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NASA unveils plan to catch asteroid as step to Mars flight

By Irene Klotz

CAPE CANAVERAL, Florida (Reuters) - President Barack Obama wants NASA to start work on finding a small asteroid that could be shifted into an orbit near the moon and used by astronauts as a stepping-stone for an eventual mission to Mars, agency officials said on Wednesday.

The project, which envisions that astronauts could visit such an asteroid as early as 2021, is included in Obama's $17.7 billion spending plan for the U.S. space agency for the 2014 fiscal year.

It is intended as an expansion of existing initiatives to find asteroids that may be on a collision course with Earth, and preparations for a human expedition to Mars in the 2030s.

"This mission allows us to better develop our technology and systems to explore farther than we've ever been before - to an asteroid and to Mars - places that humanity has dreamed about … but has had no hope of ever attaining," NASA administrator Charles Bolden told reporters during a conference call.

"We're on the threshold of being able to tell my kids and my grandkids that we're almost there."

In 2010, Obama proposed that NASA follow the International Space Station program with a human mission to an asteroid by 2025. The agency has been developing a heavy-lift rocket and deep-space capsule capable of carrying astronauts beyond the station's 250-mile (400-km) high orbit.

The system would be capable of traveling to the moon, asteroids and eventually to Mars, the long-term goal of the U.S. human space program.

"I think the asteroid-retrieval mission lays out a place for us to go," Kennedy Space Center director Bob Cabana told reporters in a separate conference call.

"It does everything that needs to be done as far as developing the technologies and the skills that we need for exploration beyond planet Earth."

Obama's 2014 spending plan proposes $105 million to start work on the new mission, which entails finding a 23- to 33-foot (7 to 10-meter) wide asteroid and robotically towing or pushing it toward Earth so it ends up in a stable orbit near the moon.

Astronauts aboard an Orion capsule would then blast off, land on the asteroid and bring back soil and rock samples for analysis.

"The plan combines the science of mining an asteroid, along with developing ways to deflect one, along with providing a place to develop ways we can go to Mars," U.S. Senator Bill Nelson, a Florida Democrat, told reporters last week.

Obama's budget proposal calls for a doubling of the $20 million NASA currently spends hunting and tracking asteroids; adding $38 million to speed development of a solar electric propulsion system that would be used to move an asteroid; $40 million for work on rendezvous and capture technologies; and $7 million for hazard-avoidance systems.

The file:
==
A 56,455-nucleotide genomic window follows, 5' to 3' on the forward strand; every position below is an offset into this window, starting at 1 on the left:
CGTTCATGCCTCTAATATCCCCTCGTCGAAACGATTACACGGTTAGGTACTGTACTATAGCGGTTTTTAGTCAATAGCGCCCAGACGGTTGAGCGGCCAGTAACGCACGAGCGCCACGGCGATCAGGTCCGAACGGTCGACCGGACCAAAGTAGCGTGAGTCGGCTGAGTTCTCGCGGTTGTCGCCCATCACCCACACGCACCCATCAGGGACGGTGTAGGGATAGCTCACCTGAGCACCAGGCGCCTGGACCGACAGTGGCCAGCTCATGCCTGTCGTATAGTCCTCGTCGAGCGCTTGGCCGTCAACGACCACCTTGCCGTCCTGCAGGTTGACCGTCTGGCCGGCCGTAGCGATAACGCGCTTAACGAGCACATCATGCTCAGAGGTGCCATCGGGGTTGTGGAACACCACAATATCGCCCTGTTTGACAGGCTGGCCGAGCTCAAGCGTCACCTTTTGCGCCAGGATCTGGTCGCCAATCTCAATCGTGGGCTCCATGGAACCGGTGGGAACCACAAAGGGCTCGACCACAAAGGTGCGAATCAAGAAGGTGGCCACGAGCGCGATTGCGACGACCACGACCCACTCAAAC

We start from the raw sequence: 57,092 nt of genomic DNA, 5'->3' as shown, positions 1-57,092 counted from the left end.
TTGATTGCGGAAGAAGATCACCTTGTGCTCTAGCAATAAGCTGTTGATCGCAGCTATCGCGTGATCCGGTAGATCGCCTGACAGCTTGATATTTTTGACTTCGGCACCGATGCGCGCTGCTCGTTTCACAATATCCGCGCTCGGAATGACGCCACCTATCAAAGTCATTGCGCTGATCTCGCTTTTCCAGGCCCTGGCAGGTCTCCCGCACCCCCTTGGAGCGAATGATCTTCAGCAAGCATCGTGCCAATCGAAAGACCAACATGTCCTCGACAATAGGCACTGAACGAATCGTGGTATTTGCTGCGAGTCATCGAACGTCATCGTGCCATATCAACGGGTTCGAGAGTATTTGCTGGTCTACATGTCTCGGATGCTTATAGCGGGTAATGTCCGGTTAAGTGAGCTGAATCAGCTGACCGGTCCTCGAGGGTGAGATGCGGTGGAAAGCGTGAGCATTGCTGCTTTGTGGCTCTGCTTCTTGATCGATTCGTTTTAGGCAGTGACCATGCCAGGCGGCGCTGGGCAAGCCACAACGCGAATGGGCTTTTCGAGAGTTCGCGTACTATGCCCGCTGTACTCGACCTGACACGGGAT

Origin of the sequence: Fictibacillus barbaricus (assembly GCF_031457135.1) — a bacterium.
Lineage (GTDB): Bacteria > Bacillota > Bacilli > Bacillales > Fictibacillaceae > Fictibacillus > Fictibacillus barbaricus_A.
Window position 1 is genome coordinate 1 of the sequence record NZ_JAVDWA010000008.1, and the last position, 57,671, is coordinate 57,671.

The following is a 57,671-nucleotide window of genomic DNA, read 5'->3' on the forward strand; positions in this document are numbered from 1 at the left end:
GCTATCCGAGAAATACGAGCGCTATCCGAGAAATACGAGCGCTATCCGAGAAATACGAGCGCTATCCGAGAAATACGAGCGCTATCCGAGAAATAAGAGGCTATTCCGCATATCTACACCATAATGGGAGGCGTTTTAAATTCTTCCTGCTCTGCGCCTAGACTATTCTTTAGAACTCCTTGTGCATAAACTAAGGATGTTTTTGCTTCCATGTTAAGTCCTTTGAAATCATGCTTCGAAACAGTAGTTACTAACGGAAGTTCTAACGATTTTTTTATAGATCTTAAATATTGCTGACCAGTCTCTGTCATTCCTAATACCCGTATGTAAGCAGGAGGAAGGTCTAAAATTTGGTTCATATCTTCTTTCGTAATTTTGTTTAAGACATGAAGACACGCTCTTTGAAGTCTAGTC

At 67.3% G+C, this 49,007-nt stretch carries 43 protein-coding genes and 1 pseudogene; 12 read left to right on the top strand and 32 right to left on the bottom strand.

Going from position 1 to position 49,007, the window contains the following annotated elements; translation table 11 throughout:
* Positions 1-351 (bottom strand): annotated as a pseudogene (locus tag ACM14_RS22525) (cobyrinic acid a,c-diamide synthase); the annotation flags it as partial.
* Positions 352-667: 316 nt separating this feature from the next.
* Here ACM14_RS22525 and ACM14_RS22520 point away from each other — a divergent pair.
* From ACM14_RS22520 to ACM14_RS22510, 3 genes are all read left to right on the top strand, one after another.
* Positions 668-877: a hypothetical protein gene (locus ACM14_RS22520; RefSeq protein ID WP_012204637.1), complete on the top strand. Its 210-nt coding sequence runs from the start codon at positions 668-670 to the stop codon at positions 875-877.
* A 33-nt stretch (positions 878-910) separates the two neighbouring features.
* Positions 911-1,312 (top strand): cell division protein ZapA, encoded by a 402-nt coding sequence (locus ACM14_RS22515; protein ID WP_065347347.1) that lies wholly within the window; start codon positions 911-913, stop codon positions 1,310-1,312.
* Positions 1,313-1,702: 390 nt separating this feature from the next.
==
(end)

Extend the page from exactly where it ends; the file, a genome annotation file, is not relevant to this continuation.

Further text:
BILLION-DOLLAR PRICE-TAG?

NASA has not yet estimated the total cost of the mission, but expects it to be less than the $2.65 billion estimated last year by the California Institute of Technology's Keck Institute for Space Studies.

"We do not think at this point that it will be that expensive," NASA Chief Financial Officer Elizabeth Robinson told Reuters.

The Keck-led "Asteroid Retrieval Feasibility Study" proposed relocating a 500-ton asteroid closer to Earth to give astronauts a "unique, meaningful and affordable" destination in the next decade, meeting Obama's deadline.

Robinson said Keck's cost estimate did not take into account projects already under way at NASA and proposed retrieving a type of asteroid that orbits farther away which would require a longer and more expensive mission.

NASA also would look to partner with fledging space mining companies, such as startups Planetary Resources and Deep Space Industries, as well as agencies interested in planetary defense.

"Obviously we're looking all sorts of interests in this asteroid mission in terms of the kinds of scientific and industrial uses that could be spawned from it," Robinson said.

Interest in potentially threatening asteroids sky-rocketed after a small asteroid exploded over Chelyabinsk, Russia on February 15, shattering windows and damaging buildings. About 1,500 people were injured by flying glass and debris.

The same day another larger asteroid passed about 17,200 miles from Earth - closer than the television and communication satellites that ring the planet.

The incidents had created an imperative "to develop techniques and technology that will help deter or to keep an asteroid or other type of body from impacting Earth," Bolden said.

"One of the serendipitous results from this (asteroid-retrieval) flight we hope will be the demonstration of a capability to move an asteroid, to deflect it ever so slightly."

Obama is also requesting $822 million to support efforts to develop commercial space taxis in hopes of breaking Russia's monopoly on crew transportation to the space station by 2017. The United States has been unable to fly astronauts since it retired its space shuttle fleet in 2011.

(Editing by Tom Brown and David Brunnstrom)

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